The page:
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CBSSports.com Senior Writer

Induction gives Blyleven chance to thank Koufax


COOPERSTOWN, N.Y. -- Many hitters said Bert Blyleven's curve ball was a gift from God. Depending on your personal theology and where you rank Sandy Koufax and Vin Scully in the religious pantheon, maybe it was.

I went searching for the very first curve Blyleven ever threw, and this is what I found: He does not remember it.

What he vividly recalls, though, is that he was 13 or 14 when he threw that first curve. Definitely no younger.

Bert Blyleven had 3,701 career strikeouts, thanks in large part to a devastating curveball. (Getty Images)  
Bert Blyleven had 3,701 career strikeouts, thanks in large part to a devastating curveball. (Getty Images)  
"Because my dad heard an interview with Vin Scully, Jerry Doggett [the former Dodgers broadcaster] and Sandy Koufax and, of course, Koufax had the arthritic elbow," Blyleven says. "And in the interview Sandy said, 'If I ever have a son, I won't let him throw a curveball until he's 13 or 14."

To a family from The Netherlands who settled in Southern California when Bert was a youngster and quickly grew to love the Dodgers, that was as good as gospel.

Blyleven, like so many of us, spent much of his youth listening to baseball on the radio. What separated him, though, was that he took the picture of Koufax that Scully painted with words and taught himself what would become one of the game's most lethal weapons.

He was a catcher in Little League, and "I remember Mr. Price, a fireman, was our coach and suggested maybe I get on the mound because I was throwing the ball back to the pitcher harder than he was throwing it to me," Blyleven says. "So he said, 'Do you want to pitch?' And I said, 'Sure, I'll try.' And I fell in love with it.

"And you can ask my sisters, my brother, my mother. I was always throwing the ball against a wall. Always. A block wall, I drew a strike zone with chalk."

When he became a teenager, that's when Koufax and Scully came in. A fastball-changeup pitcher, when Blyleven got serious about throwing a curve, "I started throwing the curve I actually visualized because of what Koufax did with the Dodgers.

"They had the higher mound, the 15-inch mound. It looked like a pyramid. Listening to Vin describe it, and the few games that were on TV back then in the late '60s, I watched. And I watched how Sandy's ball tumbled, like a drop. That's what we called it back then, a drop. That's how I visualized my curveball, a drop. That's what I called it in high school. Even when I signed, I think I had a 12-to-6 drop."

What resulted -- nearly 5,000 big-league innings, the fact that he's fifth on the game's all-time strikeouts list and ninth all-time in shutouts -- came through sheer determination and work.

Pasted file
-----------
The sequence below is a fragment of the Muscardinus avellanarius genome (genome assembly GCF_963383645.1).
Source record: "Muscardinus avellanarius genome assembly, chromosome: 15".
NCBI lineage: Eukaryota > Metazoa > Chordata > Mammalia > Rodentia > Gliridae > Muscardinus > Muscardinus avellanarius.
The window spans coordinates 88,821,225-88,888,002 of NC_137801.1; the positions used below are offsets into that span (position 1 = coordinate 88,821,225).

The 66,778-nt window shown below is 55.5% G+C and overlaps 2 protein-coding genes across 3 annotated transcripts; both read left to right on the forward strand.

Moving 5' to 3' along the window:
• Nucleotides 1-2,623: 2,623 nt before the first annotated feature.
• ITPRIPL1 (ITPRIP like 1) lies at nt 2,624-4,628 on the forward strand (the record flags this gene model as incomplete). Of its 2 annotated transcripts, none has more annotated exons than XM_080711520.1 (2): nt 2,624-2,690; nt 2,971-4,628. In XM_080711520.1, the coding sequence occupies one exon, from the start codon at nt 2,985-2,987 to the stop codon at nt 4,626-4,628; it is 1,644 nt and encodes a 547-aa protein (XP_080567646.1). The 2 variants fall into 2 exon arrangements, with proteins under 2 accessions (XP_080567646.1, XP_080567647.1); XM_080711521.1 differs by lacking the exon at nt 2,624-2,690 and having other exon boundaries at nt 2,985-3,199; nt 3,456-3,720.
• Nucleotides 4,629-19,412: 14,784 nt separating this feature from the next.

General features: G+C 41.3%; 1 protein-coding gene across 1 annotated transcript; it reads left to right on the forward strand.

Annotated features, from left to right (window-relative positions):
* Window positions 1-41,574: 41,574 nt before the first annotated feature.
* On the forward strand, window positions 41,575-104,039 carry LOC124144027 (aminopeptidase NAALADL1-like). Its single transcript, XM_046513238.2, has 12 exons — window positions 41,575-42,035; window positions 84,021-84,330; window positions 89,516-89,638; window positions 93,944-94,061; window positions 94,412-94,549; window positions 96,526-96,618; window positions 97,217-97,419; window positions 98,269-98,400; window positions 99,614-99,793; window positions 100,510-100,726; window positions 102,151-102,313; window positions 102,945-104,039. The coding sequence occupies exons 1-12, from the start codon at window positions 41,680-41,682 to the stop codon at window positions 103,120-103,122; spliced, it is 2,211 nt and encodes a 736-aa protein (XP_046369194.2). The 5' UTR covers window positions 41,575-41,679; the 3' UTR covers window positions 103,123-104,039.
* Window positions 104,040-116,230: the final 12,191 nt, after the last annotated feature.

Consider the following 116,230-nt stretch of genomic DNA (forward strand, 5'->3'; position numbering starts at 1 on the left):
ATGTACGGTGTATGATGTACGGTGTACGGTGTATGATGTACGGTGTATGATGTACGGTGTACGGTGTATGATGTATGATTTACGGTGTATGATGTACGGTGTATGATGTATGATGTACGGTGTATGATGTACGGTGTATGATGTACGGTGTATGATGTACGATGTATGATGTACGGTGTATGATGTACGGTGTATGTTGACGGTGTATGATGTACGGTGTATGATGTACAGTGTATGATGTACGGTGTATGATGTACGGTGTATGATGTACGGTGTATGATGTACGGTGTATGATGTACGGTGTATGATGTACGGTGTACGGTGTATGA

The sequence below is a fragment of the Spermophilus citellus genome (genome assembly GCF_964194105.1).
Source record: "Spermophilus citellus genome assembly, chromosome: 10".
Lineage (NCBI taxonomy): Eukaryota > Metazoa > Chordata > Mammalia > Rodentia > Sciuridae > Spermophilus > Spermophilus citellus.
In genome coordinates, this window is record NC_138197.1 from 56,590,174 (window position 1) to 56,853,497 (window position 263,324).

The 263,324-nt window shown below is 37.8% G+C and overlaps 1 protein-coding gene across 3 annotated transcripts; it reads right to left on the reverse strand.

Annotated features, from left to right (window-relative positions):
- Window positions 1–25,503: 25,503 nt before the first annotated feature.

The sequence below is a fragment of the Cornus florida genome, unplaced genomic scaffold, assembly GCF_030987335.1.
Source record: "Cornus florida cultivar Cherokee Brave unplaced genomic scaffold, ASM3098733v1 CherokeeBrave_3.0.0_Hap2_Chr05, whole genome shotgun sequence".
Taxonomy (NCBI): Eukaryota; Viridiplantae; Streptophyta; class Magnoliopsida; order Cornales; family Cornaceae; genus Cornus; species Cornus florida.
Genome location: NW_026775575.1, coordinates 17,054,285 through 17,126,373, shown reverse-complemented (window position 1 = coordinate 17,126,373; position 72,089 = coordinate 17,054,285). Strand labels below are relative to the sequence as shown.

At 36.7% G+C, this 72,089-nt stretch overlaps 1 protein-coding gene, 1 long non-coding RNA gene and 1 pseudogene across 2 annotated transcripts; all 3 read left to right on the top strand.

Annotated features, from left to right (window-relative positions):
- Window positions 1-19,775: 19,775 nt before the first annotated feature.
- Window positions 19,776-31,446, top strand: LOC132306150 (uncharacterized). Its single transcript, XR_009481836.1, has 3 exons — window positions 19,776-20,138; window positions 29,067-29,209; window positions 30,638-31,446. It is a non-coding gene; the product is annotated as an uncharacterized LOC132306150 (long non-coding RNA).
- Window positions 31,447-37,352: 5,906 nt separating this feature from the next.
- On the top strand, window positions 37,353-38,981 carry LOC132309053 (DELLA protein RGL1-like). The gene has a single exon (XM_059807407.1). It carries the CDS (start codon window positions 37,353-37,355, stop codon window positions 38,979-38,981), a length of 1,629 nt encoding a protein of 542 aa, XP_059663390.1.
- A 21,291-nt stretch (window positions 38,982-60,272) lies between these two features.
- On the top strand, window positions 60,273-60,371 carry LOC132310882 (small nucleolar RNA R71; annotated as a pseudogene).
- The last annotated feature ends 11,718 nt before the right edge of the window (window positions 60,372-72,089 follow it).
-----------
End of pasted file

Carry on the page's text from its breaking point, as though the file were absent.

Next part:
"I had to find a grip on the baseball where I could utilize all the seams so the curve would snap off," Blyleven says. "It wasn't your typical way to hold a curveball. And I found out later that Koufax held it the same way, across the seams, and also later Bob Feller told me he held it the same way.

"Across the seams. Rather than the seams being on your middle finger's right side, mine were across the seams. And then I put pressure on my middle finger, my thumb and my ring finger. It was on a seam so it would create that tight rotation.

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"In delivery, I thought, 'Fastball, fastball, fastball ... curveball. So I didn't get into that position where I cocked my shoulder too early. So I took a lot of pressure off my shoulder. It was more wrist out front. Throwing a curve, you use more muscles on top of your arm than in your elbow. I made sure my thumb was on top of the ball when I released it. That's the only way I could get the ball to tumble."

Of the thousands of curves Blyleven threw during his 22-year career, two have stayed with him through the years.

In Seattle one night, he broke off a curve to Jim Presley that caused Presley to "run out of the box", Blyleven recalls -- and it was called a strike.

"I remember I got the ball back and I said, 'How the heck did I hold that one?" Blyleven says. "Because it started almost behind him and a pretty good hitter jumped out of the way and the ball ended up over the plate for a strike. And I don't know if I ever threw another one like it."

The only one that maybe compared came when Blyleven was with Pittsburgh and threw a two-strike curve in St. Louis one day to catcher Terry Kennedy, who was a lefty, "and he swung at it at the last second, like he was chopping wood," Blyleven recalls. "Thank goodness it was the last out, because it made everybody laugh, not only on our team, but on their team.

"It was strike three, third out, so I went back to the bench, put a jacket on and looked over at their dugout and they were still laughing at the way he chopped down. I didn't laugh. I never laughed at a hitter."

Until now, the best compliment Blyleven ever received from an opposing hitter came from Don Baylor, who said Blyleven's curve was so filthy you could actually hear the spin on the ball.

Sunday's induction will surpass even that.

And no, until now, he's never gotten a chance to talk curves with Koufax and tell the story of how he developed one of the best ever thrown.

"I can't wait until the Hall of Fame, when I can tell him," Blyleven says. "And that's going to be part of my speech, thanking him for having such a great curveball that I visualized what he did, and it became my curveball."


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